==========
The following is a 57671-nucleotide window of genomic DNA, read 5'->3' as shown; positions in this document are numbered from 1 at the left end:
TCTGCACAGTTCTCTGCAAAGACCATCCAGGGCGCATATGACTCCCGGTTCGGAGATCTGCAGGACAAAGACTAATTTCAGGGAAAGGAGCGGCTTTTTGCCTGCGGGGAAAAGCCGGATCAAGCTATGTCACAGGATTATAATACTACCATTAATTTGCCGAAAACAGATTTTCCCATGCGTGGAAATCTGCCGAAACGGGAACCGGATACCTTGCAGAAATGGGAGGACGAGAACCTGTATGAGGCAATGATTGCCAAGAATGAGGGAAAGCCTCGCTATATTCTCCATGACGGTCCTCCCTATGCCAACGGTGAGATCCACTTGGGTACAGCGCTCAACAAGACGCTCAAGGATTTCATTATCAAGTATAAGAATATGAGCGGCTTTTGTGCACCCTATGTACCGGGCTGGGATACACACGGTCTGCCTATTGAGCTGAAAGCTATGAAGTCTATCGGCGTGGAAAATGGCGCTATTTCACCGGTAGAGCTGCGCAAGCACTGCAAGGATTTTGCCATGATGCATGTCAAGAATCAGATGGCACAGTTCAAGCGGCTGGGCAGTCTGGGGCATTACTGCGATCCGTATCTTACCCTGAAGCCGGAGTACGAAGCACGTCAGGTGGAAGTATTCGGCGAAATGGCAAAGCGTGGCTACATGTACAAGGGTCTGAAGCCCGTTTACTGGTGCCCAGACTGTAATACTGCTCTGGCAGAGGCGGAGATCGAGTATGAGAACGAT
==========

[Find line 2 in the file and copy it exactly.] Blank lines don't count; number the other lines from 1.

TCTGCACAGTTCTCTGCAAAGACCATCCAGGGCGCATATGACTCCCGGTTCGGAGATCTGCAGGACAAAGACTAATTTCAGGGAAAGGAGCGGCTTTTTGCCTGCGGGGAAAAGCCGGATCAAGCTATGTCACAGGATTATAATACTACCATTAATTTGCCGAAAACAGATTTTCCCATGCGTGGAAATCTGCCGAAACGGGAACCGGATACCTTGCAGAAATGGGAGGACGAGAACCTGTATGAGGCAATGATTGCCAAGAATGAGGGAAAGCCTCGCTATATTCTCCATGACGGTCCTCCCTATGCCAACGGTGAGATCCACTTGGGTACAGCGCTCAACAAGACGCTCAAGGATTTCATTATCAAGTATAAGAATATGAGCGGCTTTTGTGCACCCTATGTACCGGGCTGGGATACACACGGTCTGCCTATTGAGCTGAAAGCTATGAAGTCTATCGGCGTGGAAAATGGCGCTATTTCACCGGTAGAGCTGCGCAAGCACTGCAAGGATTTTGCCATGATGCATGTCAAGAATCAGATGGCACAGTTCAAGCGGCTGGGCAGTCTGGGGCATTACTGCGATCCGTATCTTACCCTGAAGCCGGAGTACGAAGCACGTCAGGTGGAAGTATTCGGCGAAATGGCAAAGCGTGGCTACATGTACAAGGGTCTGAAGCCCGTTTACTGGTGCCCAGACTGTAATACTGCTCTGGCAGAGGCGGAGATCGAGTATGAGAACGAT